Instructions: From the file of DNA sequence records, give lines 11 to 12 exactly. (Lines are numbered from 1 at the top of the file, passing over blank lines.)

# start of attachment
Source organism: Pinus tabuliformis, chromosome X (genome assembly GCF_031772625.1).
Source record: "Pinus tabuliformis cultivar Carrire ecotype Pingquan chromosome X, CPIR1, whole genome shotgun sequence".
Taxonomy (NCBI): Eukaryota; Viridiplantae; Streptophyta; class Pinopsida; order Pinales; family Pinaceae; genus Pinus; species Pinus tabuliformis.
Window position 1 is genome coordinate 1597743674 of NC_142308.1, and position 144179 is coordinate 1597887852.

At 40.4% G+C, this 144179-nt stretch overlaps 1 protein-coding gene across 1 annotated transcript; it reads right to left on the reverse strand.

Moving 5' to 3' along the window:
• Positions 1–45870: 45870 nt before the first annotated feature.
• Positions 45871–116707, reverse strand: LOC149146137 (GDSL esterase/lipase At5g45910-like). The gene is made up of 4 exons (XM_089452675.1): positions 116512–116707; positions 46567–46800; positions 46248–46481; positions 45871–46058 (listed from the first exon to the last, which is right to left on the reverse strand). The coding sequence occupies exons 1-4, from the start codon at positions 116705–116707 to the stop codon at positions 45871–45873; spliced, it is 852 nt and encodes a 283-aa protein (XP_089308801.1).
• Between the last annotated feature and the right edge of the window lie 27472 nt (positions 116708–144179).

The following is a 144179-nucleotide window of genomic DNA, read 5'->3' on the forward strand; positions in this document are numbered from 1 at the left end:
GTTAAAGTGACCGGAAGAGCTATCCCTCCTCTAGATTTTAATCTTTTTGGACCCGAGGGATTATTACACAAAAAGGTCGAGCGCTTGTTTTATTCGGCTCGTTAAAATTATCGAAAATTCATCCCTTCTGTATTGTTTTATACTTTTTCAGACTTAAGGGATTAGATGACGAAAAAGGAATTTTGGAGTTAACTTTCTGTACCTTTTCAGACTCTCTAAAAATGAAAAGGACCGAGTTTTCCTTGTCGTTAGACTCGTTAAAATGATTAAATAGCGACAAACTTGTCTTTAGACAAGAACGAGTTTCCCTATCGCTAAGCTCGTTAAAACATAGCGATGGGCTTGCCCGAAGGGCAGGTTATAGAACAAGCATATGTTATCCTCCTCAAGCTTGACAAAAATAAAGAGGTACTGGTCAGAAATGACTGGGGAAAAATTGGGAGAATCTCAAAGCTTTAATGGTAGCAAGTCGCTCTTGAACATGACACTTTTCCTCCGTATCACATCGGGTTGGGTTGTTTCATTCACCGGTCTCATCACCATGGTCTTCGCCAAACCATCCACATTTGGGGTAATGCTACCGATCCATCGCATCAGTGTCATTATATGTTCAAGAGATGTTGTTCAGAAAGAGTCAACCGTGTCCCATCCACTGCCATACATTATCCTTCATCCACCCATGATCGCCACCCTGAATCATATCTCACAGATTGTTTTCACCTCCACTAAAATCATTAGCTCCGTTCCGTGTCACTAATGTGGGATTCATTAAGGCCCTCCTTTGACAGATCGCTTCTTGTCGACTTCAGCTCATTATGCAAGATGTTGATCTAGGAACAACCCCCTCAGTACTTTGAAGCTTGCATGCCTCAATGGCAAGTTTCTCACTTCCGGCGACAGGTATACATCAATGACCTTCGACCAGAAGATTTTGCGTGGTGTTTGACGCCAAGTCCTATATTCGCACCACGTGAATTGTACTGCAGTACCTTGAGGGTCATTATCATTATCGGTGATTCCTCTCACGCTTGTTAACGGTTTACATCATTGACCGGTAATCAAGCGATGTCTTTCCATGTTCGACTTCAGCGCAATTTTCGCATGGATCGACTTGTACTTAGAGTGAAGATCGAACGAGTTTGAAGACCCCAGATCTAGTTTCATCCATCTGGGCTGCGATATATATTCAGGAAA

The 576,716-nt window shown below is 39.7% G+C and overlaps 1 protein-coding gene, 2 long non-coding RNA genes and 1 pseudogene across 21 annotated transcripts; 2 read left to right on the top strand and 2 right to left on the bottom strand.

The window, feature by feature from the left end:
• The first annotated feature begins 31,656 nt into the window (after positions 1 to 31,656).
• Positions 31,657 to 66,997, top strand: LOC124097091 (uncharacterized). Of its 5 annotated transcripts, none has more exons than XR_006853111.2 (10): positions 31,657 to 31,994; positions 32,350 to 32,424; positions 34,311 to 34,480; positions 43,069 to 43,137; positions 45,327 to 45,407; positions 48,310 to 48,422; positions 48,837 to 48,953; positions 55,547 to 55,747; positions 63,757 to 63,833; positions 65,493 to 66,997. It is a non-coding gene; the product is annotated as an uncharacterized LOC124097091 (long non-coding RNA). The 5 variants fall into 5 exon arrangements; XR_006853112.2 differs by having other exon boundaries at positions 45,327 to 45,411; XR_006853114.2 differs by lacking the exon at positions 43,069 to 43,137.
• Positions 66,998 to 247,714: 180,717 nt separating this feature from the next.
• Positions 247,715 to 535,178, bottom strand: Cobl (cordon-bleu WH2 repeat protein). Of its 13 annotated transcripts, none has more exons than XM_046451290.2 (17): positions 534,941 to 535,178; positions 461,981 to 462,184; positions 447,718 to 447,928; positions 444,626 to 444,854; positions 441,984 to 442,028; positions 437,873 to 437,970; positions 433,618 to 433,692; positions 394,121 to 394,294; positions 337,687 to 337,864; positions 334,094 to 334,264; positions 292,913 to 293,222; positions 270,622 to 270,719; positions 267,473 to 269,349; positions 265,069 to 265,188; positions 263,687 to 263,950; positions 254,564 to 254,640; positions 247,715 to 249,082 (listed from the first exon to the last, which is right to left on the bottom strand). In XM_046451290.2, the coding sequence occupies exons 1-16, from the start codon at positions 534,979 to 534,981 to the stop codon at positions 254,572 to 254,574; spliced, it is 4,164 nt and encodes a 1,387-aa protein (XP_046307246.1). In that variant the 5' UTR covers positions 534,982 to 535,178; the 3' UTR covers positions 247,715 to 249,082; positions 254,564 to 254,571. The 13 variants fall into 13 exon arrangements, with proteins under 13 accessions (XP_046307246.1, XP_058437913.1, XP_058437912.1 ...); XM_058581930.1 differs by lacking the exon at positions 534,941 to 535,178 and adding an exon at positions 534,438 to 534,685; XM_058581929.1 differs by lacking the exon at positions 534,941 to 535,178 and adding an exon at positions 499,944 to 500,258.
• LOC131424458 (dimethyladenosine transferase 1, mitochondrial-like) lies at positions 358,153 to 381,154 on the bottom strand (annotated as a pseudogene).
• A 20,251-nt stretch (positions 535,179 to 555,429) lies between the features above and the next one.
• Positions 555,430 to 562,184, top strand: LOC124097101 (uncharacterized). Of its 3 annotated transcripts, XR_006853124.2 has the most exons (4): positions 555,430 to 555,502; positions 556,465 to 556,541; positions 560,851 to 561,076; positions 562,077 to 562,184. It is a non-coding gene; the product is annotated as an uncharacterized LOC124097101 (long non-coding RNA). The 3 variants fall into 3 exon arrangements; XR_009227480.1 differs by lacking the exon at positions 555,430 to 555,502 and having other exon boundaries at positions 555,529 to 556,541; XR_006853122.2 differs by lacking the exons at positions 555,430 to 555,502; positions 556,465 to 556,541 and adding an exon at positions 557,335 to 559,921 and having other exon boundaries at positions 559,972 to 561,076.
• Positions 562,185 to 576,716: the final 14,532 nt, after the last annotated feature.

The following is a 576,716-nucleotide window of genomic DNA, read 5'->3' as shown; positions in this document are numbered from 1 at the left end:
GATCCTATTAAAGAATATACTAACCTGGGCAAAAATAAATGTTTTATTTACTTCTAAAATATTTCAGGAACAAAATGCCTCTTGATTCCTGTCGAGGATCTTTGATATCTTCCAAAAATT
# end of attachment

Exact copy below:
GTTAAAGTGACCGGAAGAGCTATCCCTCCTCTAGATTTTAATCTTTTTGGACCCGAGGGATTATTACACAAAAAGGTCGAGCGCTTGTTTTATTCGGCTCGTTAAAATTATCGAAAATTCATCCCTTCTGTATTGTTTTATACTTTTTCAGACTTAAGGGATTAGATGACGAAAAAGGAATTTTGGAGTTAACTTTCTGTACCTTTTCAGACTCTCTAAAAATGAAAAGGACCGAGTTTTCCTTGTCGTTAGACTCGTTAAAATGATTAAATAGCGACAAACTTGTCTTTAGACAAGAACGAGTTTCCCTATCGCTAAGCTCGTTAAAACATAGCGATGGGCTTGCCCGAAGGGCAGGTTATAGAACAAGCATATGTTATCCTCCTCAAGCTTGACAAAAATAAAGAGGTACTGGTCAGAAATGACTGGGGAAAAATTGGGAGAATCTCAAAGCTTTAATGGTAGCAAGTCGCTCTTGAACATGACACTTTTCCTCCGTATCACATCGGGTTGGGTTGTTTCATTCACCGGTCTCATCACCATGGTCTTCGCCAAACCATCCACATTTGGGGTAATGCTACCGATCCATCGCATCAGTGTCATTATATGTTCAAGAGATGTTGTTCAGAAAGAGTCAACCGTGTCCCATCCACTGCCATACATTATCCTTCATCCACCCATGATCGCCACCCTGAATCATATCTCACAGATTGTTTTCACCTCCACTAAAATCATTAGCTCCGTTCCGTGTCACTAATGTGGGATTCATTAAGGCCCTCCTTTGACAGATCGCTTCTTGTCGACTTCAGCTCATTATGCAAGATGTTGATCTAGGAACAACCCCCTCAGTACTTTGAAGCTTGCATGCCTCAATGGCAAGTTTCTCACTTCCGGCGACAGGTATACATCAATGACCTTCGACCAGAAGATTTTGCGTGGTGTTTGACGCCAAGTCCTATATTCGCACCACGTGAATTGTACTGCAGTACCTTGAGGGTCATTATCATTATCGGTGATTCCTCTCACGCTTGTTAACGGTTTACATCATTGACCGGTAATCAAGCGATGTCTTTCCATGTTCGACTTCAGCGCAATTTTCGCATGGATCGACTTGTACTTAGAGTGAAGATCGAACGAGTTTGAAGACCCCAGATCTAGTTTCATCCATCTGGGCTGCGATATATATTCAGGAAA

The 576,716-nt window shown below is 39.7% G+C and overlaps 1 protein-coding gene, 2 long non-coding RNA genes and 1 pseudogene across 21 annotated transcripts; 2 read left to right on the top strand and 2 right to left on the bottom strand.